Your identity is "who you are".

True Name

In Scuttlebutt, your True Name is represented as an ed25519 key pair using libsodium (why?).

The private key is your secret not to be shared with anyone. The public key is used as your identifier.

There is no worldwide store of identities. Users must exchange pubkeys, either by publishing them on their feeds, or out-of-band.

There is no session, and no logon. your identity is represented by a private key that is stored in on your computer.

In ordinary websites, the server is the guardian of your identity, and grants it to you. This is the reverse, you are your own guardian.

When you make a post, it creates a signed record, that appends to a history of things you have done. When my computer sees your messages,

it knows it's, well, actually it doesn't know who you are, but it knows you are the same identity as before.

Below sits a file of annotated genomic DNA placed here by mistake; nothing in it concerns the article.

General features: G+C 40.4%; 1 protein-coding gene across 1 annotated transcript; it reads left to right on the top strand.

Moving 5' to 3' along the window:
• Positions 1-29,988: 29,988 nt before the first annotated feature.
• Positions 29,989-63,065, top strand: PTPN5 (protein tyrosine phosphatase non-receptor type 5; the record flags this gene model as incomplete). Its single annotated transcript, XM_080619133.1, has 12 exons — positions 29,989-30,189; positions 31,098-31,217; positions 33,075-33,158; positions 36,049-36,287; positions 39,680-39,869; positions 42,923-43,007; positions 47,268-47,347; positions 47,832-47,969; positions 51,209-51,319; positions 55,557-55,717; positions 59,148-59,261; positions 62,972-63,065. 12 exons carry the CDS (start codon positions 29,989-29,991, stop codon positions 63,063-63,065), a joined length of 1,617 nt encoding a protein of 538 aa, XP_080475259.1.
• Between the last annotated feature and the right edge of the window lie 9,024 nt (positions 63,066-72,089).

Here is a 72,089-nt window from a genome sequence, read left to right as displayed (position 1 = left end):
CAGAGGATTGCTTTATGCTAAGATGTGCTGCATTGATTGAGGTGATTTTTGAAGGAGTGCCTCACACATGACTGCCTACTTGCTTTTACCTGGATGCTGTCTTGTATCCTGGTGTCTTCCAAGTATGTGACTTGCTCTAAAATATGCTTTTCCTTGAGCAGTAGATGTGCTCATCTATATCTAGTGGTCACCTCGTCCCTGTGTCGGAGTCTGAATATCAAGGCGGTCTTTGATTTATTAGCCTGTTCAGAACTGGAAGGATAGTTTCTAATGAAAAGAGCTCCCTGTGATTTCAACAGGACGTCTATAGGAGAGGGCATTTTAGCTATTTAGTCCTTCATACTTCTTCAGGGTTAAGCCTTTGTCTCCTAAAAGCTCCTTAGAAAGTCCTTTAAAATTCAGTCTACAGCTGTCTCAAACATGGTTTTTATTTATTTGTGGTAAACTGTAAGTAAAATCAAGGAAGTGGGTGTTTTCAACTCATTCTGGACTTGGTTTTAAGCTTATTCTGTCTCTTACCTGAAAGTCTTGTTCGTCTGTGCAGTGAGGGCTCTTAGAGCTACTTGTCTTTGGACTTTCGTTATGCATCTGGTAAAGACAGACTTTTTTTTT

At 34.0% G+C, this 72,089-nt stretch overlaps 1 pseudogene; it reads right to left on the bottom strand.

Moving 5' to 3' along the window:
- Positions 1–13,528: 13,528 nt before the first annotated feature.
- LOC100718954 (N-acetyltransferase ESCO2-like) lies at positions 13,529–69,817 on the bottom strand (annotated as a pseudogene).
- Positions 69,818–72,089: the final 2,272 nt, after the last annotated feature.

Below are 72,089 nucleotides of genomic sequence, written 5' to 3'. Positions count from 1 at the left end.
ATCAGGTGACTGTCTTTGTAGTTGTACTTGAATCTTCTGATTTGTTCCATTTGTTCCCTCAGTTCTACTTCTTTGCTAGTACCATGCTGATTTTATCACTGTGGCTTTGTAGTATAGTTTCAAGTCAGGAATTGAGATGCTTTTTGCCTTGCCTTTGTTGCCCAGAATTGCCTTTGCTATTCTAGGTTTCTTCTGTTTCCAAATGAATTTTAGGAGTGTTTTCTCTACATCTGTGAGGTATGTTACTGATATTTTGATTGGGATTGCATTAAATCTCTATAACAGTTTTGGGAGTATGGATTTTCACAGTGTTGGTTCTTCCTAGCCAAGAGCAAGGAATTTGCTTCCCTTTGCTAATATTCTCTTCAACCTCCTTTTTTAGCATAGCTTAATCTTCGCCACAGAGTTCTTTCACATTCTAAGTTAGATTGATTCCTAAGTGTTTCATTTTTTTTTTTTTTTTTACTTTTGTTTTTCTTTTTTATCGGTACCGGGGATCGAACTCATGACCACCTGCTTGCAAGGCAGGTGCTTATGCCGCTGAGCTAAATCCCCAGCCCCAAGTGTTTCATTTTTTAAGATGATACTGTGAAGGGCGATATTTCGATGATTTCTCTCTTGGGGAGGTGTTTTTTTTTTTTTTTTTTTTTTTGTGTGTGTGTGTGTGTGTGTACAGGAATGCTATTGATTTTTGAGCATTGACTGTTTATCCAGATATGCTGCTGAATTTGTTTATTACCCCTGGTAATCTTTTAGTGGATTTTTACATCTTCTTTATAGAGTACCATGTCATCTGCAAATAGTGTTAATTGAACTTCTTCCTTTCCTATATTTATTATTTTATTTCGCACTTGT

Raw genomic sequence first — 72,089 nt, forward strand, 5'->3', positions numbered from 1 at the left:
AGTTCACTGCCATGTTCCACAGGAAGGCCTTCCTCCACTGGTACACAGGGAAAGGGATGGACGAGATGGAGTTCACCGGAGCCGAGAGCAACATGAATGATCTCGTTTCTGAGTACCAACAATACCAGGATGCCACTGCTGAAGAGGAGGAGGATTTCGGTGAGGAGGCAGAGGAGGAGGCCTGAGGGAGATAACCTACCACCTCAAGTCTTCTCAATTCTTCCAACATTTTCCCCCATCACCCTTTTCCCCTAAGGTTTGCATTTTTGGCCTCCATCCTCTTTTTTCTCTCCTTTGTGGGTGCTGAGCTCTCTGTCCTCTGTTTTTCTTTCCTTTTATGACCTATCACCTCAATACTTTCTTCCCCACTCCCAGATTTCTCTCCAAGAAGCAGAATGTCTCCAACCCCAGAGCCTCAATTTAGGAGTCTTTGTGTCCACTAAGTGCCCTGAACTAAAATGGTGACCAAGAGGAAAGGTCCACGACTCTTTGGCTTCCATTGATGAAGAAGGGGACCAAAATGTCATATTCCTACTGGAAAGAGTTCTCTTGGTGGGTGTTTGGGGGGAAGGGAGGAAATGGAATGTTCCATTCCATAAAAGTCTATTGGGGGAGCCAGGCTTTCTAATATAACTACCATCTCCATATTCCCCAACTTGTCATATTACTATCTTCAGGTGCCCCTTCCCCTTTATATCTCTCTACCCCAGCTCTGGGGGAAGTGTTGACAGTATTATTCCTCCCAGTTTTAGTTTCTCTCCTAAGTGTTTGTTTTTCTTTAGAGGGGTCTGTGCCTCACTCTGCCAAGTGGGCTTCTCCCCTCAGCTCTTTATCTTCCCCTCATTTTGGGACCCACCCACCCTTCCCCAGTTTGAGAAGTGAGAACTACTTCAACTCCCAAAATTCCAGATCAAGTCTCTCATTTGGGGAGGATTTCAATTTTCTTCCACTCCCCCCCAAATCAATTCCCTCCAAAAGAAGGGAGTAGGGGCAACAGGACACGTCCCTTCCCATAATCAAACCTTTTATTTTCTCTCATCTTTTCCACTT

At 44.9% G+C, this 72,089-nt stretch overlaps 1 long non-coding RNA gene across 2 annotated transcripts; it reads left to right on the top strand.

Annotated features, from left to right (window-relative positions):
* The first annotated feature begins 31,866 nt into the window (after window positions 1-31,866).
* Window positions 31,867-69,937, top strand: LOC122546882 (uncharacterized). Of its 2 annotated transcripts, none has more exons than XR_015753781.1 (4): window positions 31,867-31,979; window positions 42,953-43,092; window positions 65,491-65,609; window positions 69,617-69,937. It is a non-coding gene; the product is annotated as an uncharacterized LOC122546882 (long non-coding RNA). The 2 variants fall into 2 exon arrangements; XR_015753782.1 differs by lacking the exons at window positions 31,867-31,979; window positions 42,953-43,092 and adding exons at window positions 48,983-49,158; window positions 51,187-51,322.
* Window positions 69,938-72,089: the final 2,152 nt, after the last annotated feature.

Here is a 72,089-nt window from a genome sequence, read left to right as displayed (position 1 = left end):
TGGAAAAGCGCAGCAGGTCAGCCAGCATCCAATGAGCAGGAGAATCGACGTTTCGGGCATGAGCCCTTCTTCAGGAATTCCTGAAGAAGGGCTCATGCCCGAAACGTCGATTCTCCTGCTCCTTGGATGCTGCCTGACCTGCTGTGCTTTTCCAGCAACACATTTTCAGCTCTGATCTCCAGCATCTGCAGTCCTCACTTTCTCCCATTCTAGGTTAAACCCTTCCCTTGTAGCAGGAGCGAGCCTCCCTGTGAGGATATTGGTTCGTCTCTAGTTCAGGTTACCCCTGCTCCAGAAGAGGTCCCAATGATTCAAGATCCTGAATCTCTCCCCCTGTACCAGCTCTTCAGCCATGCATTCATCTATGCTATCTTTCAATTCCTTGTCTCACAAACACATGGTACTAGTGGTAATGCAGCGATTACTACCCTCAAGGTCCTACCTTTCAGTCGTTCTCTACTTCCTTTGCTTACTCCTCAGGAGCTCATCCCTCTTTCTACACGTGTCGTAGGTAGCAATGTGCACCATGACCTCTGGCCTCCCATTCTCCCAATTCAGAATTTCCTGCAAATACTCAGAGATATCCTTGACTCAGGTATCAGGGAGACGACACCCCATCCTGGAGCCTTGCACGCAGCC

So in the future, how i figure it will work, is when a child is born, the parents generate a private key for it. The parents could easily know the private key... and maybe that is for the best. But later, when the child is mature enough to understand the consequences, they would generate their own private key. Now they are cryptographically an adult.

oh, sorry, let me clarify one thing I said wrong.

There are two types of asymmetric cryptography (not actually the whole story but will do for now) signing, and exchange.

you create a signature with a signing (private) key, and it's verified with a corresponding public key.

Then there are also exchange keys, or called diffie-helman keys. There isn't really a widely used name for this type of key, mainly i think because it doesn't have a simple real-world metaphor like "signing" does. Anyway, exchange keys take your public key, and my secret key then combines the together to produces a shared exchange key.

In nacl this operation is called scalarmult. That is an implementation detail really, in classic DiffieHelman a different mathematical operation is used, but it has the same behavior. That is, we can each take the other's public key, and our own secret key, and produce a key that essentially represents a relationship between us.